Don't get me wrong - Kubo is a pretty good movie. But a the same time I'm not entirely sure if it's a truly great one. Yes the animation is beautiful and dazzling at times and there's a simplicity to the core story that can be considered to be elegant. All these are great elements of the movie to be certain.
At the same time it also didn't feel all that new - or maybe I've read too many fantasy books to the point that the story didn't feel all that original. I'm sure that sense of familiarity is because of tapping into myth and legends to some degree. Maybe it's something else entirely.
So I liked it but I didn't love it and that sort of bothers me.
Synopsis: Kubo and the Two Strings is a stop motion animation fantasy movie directed by Travis Knight. The screenplay was written by Marc Haimes and Chris Butler and the movie won the BAFTA for Best Animated Film and was nominated for the Academy Awards for Best Animated Feature and Best Visual Effects.
Our story centers around the titular boy Kubo (Art Parkinson), a young one-eyed boy in ancient Japan. Kubo is able to tell amazing stories that he brings to life with his magical ability to manipulate paper into various origami figures. The first story we see in the movie is his story of a warrior named Hanzo. The man turns out to be his father, or at least what he knows of his father based on the stories of his mother (Charlize Theron).
She had repeatedly warned Kubo not to stay outside after dark for she fears that her sisters and his grandfather the Moon King will come back to take his other eye. But of course one thing leads to another and Kubo finds himself out after dark with the Sisters hot on his trail. How he survives this and finds a way to stop them. And his best bet is to find his father's magical armor, although he has no idea where to begin.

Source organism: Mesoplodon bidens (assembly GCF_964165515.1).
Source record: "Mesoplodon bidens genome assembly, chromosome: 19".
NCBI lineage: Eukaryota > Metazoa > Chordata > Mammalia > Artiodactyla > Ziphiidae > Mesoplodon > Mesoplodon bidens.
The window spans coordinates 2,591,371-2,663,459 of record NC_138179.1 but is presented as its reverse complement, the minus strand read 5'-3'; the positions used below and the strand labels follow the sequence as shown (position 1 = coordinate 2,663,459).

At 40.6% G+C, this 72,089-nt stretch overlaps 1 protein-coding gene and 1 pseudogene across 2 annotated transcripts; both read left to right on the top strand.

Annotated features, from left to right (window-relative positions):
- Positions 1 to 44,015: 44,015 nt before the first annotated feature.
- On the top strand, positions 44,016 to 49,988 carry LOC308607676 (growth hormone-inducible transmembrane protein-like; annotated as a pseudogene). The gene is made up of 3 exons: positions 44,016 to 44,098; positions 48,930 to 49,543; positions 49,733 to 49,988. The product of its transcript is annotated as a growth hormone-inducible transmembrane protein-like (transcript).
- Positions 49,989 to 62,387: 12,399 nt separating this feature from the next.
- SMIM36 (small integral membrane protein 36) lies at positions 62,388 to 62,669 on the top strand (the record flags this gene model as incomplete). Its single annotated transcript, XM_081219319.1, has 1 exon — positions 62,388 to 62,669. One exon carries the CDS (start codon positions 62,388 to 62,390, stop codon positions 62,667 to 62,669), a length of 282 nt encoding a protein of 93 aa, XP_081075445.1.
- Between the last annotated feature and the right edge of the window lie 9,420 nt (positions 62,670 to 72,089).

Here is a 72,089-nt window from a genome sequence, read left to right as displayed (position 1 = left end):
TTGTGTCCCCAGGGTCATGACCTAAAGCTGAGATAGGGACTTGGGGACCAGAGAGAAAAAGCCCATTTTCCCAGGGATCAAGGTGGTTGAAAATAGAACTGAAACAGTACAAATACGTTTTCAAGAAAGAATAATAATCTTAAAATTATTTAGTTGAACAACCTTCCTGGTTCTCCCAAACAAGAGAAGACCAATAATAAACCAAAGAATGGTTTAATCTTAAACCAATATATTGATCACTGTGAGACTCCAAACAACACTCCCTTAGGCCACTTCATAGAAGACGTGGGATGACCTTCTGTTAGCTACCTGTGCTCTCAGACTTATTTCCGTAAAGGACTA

What I Loved: I think anyone who watches this movie has to agree that the stop motion animation is of a completely different level from what we've seen in other movies. It's not beautiful to the point of realism but it's art in itself that does not try to appear as anything else. Laika has really outdone themselves with this movie and I can see how they were nominated for so many awards.
I can't get over the fight on the boat. That was amazing.
The movie does play out like an extended fable of sorts, complete with talking animals. And in that sense the somewhat simple structure of the story. And while I will also critique the story to some extent later on, that does not mean that there is absolutely no value in its story. And the tale does work out for the most part, at least when you focus on its major points.
What Could Have Been Better: It's hard to articulate the challenges I found in the movie. Maybe it's something along the lines of how the story may have been Asian in presentation and setting and yet still felt American on terms of pacing and how the story was told. The movie had all the right marks and signs and such but then when you put it all together it was like a grand orchestral piece with one or two instruments clearly out of tune.
Even for a children's story, it also felt very predictable. The Monkey literally had the same voice as the mom and Beetle (Matthew McConaughey) looked a heck of a lot like Kubo's origami construct representing his father Hanzo in his stories to the public. So they really set up that reveal not to be a reveal at all. And bits like that just felt like it could have been handled better.
TL;DR: Kubo and the Two Strings is still a beautiful movie and it's certainly worth seeing because of the quality of the animation alone. And maybe my concerns about the storytelling are more my own, but the story definitely has value. Thus the movie gets a good 3.5 beautiful origami creations out of a possible 5.